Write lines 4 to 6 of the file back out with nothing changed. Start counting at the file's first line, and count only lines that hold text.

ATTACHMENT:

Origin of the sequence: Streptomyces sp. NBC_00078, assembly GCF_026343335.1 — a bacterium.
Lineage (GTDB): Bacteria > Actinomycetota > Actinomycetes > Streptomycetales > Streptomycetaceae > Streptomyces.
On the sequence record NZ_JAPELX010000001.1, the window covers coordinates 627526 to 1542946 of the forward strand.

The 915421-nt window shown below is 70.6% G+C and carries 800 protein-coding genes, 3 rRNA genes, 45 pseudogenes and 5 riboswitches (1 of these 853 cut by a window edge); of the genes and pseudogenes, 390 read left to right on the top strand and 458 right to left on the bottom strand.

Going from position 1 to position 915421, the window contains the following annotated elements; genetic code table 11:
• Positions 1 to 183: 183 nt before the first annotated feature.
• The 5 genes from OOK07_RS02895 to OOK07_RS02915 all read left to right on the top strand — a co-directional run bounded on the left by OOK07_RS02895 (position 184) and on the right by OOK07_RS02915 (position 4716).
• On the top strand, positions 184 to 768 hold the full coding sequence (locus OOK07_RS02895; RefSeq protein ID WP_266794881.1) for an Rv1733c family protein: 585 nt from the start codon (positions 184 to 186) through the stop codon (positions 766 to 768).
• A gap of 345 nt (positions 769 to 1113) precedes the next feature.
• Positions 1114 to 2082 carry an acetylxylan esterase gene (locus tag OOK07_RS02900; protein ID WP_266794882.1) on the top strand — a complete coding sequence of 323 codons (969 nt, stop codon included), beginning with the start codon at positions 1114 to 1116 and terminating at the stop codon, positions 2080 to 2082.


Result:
The 915421-nt window shown below is 70.6% G+C and carries 800 protein-coding genes, 3 rRNA genes, 45 pseudogenes and 5 riboswitches (1 of these 853 cut by a window edge); of the genes and pseudogenes, 390 read left to right on the top strand and 458 right to left on the bottom strand.

Going from position 1 to position 915421, the window contains the following annotated elements; genetic code table 11:
• Positions 1 to 183: 183 nt before the first annotated feature.